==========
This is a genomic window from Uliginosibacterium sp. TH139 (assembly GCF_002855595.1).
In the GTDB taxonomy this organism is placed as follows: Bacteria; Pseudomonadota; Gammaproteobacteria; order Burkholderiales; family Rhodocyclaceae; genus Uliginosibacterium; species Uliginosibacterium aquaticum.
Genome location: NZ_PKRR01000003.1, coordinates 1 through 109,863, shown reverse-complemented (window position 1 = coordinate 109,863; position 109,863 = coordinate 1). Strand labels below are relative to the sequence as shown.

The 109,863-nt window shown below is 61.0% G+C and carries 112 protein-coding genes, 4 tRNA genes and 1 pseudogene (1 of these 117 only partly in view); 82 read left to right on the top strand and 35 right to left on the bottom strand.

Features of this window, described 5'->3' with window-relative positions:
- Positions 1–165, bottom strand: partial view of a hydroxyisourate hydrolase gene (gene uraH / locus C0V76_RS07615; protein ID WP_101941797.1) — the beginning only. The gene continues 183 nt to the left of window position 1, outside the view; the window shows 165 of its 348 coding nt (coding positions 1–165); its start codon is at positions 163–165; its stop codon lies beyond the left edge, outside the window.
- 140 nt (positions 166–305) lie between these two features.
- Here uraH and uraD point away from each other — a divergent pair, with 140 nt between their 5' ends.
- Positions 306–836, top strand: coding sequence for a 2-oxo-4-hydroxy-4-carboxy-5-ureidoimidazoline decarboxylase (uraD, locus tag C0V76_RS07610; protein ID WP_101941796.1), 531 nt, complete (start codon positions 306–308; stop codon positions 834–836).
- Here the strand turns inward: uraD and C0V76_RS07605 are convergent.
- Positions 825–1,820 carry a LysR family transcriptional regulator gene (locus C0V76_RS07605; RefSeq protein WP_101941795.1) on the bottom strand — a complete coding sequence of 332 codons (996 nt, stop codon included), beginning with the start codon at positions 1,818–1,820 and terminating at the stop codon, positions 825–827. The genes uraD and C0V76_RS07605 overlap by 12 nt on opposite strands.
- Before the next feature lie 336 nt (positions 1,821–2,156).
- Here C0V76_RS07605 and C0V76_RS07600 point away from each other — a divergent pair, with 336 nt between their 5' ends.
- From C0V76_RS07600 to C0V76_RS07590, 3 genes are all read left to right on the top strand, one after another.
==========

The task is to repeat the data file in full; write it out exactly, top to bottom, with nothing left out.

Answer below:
This is a genomic window from Uliginosibacterium sp. TH139 (assembly GCF_002855595.1).
In the GTDB taxonomy this organism is placed as follows: Bacteria; Pseudomonadota; Gammaproteobacteria; order Burkholderiales; family Rhodocyclaceae; genus Uliginosibacterium; species Uliginosibacterium aquaticum.
Genome location: NZ_PKRR01000003.1, coordinates 1 through 109,863, shown reverse-complemented (window position 1 = coordinate 109,863; position 109,863 = coordinate 1). Strand labels below are relative to the sequence as shown.

The 109,863-nt window shown below is 61.0% G+C and carries 112 protein-coding genes, 4 tRNA genes and 1 pseudogene (1 of these 117 only partly in view); 82 read left to right on the top strand and 35 right to left on the bottom strand.

Features of this window, described 5'->3' with window-relative positions:
- Positions 1–165, bottom strand: partial view of a hydroxyisourate hydrolase gene (gene uraH / locus C0V76_RS07615; protein ID WP_101941797.1) — the beginning only. The gene continues 183 nt to the left of window position 1, outside the view; the window shows 165 of its 348 coding nt (coding positions 1–165); its start codon is at positions 163–165; its stop codon lies beyond the left edge, outside the window.
- 140 nt (positions 166–305) lie between these two features.
- Here uraH and uraD point away from each other — a divergent pair, with 140 nt between their 5' ends.
- Positions 306–836, top strand: coding sequence for a 2-oxo-4-hydroxy-4-carboxy-5-ureidoimidazoline decarboxylase (uraD, locus tag C0V76_RS07610; protein ID WP_101941796.1), 531 nt, complete (start codon positions 306–308; stop codon positions 834–836).
- Here the strand turns inward: uraD and C0V76_RS07605 are convergent.
- Positions 825–1,820 carry a LysR family transcriptional regulator gene (locus C0V76_RS07605; RefSeq protein WP_101941795.1) on the bottom strand — a complete coding sequence of 332 codons (996 nt, stop codon included), beginning with the start codon at positions 1,818–1,820 and terminating at the stop codon, positions 825–827. The genes uraD and C0V76_RS07605 overlap by 12 nt on opposite strands.
- Before the next feature lie 336 nt (positions 1,821–2,156).
- Here C0V76_RS07605 and C0V76_RS07600 point away from each other — a divergent pair, with 336 nt between their 5' ends.
- From C0V76_RS07600 to C0V76_RS07590, 3 genes are all read left to right on the top strand, one after another.